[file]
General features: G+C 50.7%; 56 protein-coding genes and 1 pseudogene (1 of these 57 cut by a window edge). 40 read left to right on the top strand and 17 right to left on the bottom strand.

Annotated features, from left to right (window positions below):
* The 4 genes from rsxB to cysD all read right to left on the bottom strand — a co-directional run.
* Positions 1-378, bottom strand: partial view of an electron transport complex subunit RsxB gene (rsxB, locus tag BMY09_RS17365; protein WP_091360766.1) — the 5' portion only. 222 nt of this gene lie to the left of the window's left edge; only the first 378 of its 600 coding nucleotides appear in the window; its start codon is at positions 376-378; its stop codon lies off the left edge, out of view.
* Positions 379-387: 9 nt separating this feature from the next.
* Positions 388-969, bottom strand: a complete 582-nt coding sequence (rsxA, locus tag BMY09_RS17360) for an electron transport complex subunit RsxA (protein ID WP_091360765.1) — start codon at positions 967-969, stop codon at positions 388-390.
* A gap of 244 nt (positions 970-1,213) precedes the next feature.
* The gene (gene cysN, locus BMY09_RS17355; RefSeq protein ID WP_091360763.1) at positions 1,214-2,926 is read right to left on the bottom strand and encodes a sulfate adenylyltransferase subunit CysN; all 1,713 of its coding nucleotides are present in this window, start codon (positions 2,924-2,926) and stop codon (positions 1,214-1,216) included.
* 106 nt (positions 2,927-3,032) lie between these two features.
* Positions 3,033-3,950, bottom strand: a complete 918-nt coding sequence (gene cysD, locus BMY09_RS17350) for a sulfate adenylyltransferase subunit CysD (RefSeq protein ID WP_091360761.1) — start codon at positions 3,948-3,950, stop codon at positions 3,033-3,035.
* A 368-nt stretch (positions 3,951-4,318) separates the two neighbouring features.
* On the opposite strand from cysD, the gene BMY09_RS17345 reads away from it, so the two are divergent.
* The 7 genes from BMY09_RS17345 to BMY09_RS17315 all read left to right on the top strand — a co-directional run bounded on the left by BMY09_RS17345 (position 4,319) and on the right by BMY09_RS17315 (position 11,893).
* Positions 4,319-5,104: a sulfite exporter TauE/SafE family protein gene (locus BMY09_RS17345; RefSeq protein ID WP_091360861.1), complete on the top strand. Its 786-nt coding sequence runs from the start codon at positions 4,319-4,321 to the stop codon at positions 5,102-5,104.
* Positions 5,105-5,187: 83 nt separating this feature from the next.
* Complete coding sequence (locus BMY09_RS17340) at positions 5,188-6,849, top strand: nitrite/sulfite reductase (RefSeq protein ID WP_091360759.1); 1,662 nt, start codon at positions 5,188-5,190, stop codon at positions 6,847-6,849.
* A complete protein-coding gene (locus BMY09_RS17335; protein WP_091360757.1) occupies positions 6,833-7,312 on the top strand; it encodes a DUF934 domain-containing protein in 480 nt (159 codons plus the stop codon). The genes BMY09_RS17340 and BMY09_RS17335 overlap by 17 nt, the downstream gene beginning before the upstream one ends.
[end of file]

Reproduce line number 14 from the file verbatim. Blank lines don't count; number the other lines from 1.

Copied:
* Positions 4,319-5,104: a sulfite exporter TauE/SafE family protein gene (locus BMY09_RS17345; RefSeq protein ID WP_091360861.1), complete on the top strand. Its 786-nt coding sequence runs from the start codon at positions 4,319-4,321 to the stop codon at positions 5,102-5,104.